This is the first comprehensive history of human-computer interaction (HCI). Whether you are a user-experience professional or an academic researcher, whether you identify with computer science,human factors, information systems, information science, design, or communication, you can discover how your experiences fit into the expanding field of HCI. You can determine where to look for relevant information in other fields, and where you won't find it.
This book describes the different fields that have participated in improving our digital tools. It is organized chronologically, describing major developments across fields in each period. Computer use has changed radically, but many underlying forces are constant. Technology has changed rapidly, human nature very little. An irresistible force meets an immovable object. The exponential rate of technological change gives us little time to react before technology moves on. Patterns and trajectories described in this book provide your best chance to anticipate what could come next.
We have reached a turning point. Tools that we built for ourselves to use are increasingly influencing how we use them, in ways that are planned and sometimes unplanned. The book ends with issues worthy of consideration as we explore the new world that we and our digital partners are shaping.
Table of Contents
Preamble: History in a Time of Rapid Change
Human-Tool Interaction and Information Processing at the Dawn of Computing
1945-1955: Managing Vacuum Tubes
1955-1965: Transistors, New Vistas
1965-1980: HCI Prior to Personal Computing
1980-1985: Discretionary Use Comes into Focus
1985-1995: Graphical User Interfaces Succeed
1995-2005: The Internet Era Arrives and Survives a Bubble
Reflection: Cultures and Bridges
A New Era
Conclusion: Ubiquitous Human-Computer Interaction
Appendix A: Personal Observations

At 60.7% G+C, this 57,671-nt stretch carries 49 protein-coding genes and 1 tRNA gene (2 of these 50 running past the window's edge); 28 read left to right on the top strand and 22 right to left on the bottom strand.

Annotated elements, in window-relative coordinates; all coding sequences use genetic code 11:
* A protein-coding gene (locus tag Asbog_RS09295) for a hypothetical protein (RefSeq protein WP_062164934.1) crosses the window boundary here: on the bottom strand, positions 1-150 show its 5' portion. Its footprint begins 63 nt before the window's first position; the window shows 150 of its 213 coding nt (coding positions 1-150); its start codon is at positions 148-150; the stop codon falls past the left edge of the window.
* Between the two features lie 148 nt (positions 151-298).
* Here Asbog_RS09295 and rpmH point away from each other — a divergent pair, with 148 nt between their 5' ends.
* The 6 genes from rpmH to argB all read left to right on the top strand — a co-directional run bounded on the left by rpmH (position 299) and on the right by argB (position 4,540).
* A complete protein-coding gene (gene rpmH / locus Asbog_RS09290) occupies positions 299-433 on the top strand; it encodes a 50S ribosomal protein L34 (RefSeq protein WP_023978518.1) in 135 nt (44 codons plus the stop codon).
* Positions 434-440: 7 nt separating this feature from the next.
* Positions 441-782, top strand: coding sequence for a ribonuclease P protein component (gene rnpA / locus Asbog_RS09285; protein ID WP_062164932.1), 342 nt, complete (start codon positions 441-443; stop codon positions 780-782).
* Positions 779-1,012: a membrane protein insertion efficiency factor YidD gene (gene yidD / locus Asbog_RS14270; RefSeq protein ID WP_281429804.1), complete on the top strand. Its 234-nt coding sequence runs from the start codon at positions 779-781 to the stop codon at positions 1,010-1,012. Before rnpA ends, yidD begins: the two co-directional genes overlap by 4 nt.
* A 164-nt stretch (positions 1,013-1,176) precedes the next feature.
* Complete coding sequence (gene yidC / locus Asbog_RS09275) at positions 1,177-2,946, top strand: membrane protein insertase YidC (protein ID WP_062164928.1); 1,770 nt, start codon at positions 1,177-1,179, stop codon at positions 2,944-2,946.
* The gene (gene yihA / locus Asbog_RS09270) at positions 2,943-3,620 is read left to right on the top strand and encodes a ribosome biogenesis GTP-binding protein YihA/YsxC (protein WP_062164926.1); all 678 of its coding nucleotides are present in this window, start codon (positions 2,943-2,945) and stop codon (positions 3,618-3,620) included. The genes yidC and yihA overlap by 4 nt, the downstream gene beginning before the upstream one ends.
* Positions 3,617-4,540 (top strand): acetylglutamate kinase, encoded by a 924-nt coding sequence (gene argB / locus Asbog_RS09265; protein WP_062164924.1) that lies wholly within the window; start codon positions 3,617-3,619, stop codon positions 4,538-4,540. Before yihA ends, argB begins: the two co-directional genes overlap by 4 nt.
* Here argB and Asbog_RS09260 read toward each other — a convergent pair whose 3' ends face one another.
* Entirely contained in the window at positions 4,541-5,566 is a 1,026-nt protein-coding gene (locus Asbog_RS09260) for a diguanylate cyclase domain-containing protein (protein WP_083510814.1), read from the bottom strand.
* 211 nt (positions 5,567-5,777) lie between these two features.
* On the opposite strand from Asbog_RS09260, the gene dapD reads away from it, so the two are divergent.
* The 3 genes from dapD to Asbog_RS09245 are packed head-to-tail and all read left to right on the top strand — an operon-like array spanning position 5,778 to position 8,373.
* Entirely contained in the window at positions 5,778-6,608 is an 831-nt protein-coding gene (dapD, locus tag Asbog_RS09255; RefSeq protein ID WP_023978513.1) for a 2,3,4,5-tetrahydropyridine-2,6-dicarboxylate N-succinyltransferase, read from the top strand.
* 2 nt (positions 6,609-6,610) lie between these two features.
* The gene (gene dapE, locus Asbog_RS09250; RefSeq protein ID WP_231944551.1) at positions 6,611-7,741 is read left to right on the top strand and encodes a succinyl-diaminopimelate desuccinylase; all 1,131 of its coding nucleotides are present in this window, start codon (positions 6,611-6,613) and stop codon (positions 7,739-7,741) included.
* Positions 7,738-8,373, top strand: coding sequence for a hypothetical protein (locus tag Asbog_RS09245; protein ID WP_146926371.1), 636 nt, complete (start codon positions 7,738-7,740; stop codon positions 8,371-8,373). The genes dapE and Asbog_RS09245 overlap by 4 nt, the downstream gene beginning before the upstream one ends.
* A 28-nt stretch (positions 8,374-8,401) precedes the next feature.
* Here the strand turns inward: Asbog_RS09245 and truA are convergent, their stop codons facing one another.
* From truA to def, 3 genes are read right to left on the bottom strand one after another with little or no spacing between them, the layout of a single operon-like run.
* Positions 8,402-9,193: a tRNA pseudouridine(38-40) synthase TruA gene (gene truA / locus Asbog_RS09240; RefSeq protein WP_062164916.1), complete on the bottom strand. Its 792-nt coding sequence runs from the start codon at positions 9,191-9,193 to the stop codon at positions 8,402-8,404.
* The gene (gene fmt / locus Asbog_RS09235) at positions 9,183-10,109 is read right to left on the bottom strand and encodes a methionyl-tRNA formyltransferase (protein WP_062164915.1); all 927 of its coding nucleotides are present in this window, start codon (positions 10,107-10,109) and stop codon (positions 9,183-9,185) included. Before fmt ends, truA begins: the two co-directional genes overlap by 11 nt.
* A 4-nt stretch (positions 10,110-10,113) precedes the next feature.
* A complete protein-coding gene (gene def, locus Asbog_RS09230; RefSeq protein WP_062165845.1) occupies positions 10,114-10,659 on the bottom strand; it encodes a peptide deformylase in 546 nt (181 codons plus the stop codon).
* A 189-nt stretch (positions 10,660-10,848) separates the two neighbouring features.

AppendixB A Toolkit for Writing a Conceptual History
About the Author(s)Jonathan Grudin
, Microsoft Research
Jonathan Grudin connected to computer history on a school field trip, when he played blackjack against a huge computer at Battelle Laboratories in Columbus, Ohio. Perhaps a vacuum tube had burned out. The computer claimed to have won when it had not, convincing Jonathan that computers were impressive but not infallible. While in high school, he taught himself to write programs, enter them on punch cards, and run them on a nearby college's sole computer, unused in the evenings and on weekends. His first program found twin primes; his second constructed random bridge hands. Jonathan majored in mathematics-physics at Reed College and obtained an M.S. in mathematics at Purdue University. After working as a programmer at Wang Laboratories and Stanford University, he obtained a Ph.D. in cognitive psychology, working with Don Norman at the University of California, San Diego and spending two of his summers at the MIT Artificial Intelligence Laboratory. During a two-year postdoc at the Medical Research Council Applied Psychology Unit in Cambridge, he conducted his first human-computer interaction studies with Phil Barnard and Allan MacLean. He returned to work as a software engineer at Wang Laboratories and team leader at the artificial intelligence-oriented Microelectronics and Computer Technology Corporation consortium in Austin, Texas. From 1989 to 1991, he was a visiting professor at Aarhus University. His first exploration of the field's history, in the library next to his office, was to determine the origin of the waterfall model of software development. From 1992 to 1998, he was a professor of information and computer science at the University of California, Irvine. He spent six-month sabbaticals at Keio University and the University of Oslo. In 1998, he joined Microsoft and became an affiliate professor at the University of Washington Information School. Jonathan is an ACM Fellow and member of ACM SIGCHI's CHI Academy. He has participated in CHI and CSCW since their first conferences. His CSCW 1988 paper on the challenges in designing technology to support groups won the first CSCW Lasting Impact Award in 2014.
I believe the book is successful in its aim to present a reasonably balanced narrative of the emergence of human factors as a consideration in technological discourse. Indeed, the narrative approach works quite well and manages to keep the book within manageable limits as well as providing an entertaining and informative resource. I would recommend this book to students, pundits, and those new to industries where the current digital technologies are fundamental to their success. The book provides a good historical grounding as well as food for thought for those, as the author notes his dedication, "who will take our interaction to the next level."Robert Willis, Vancouver Island University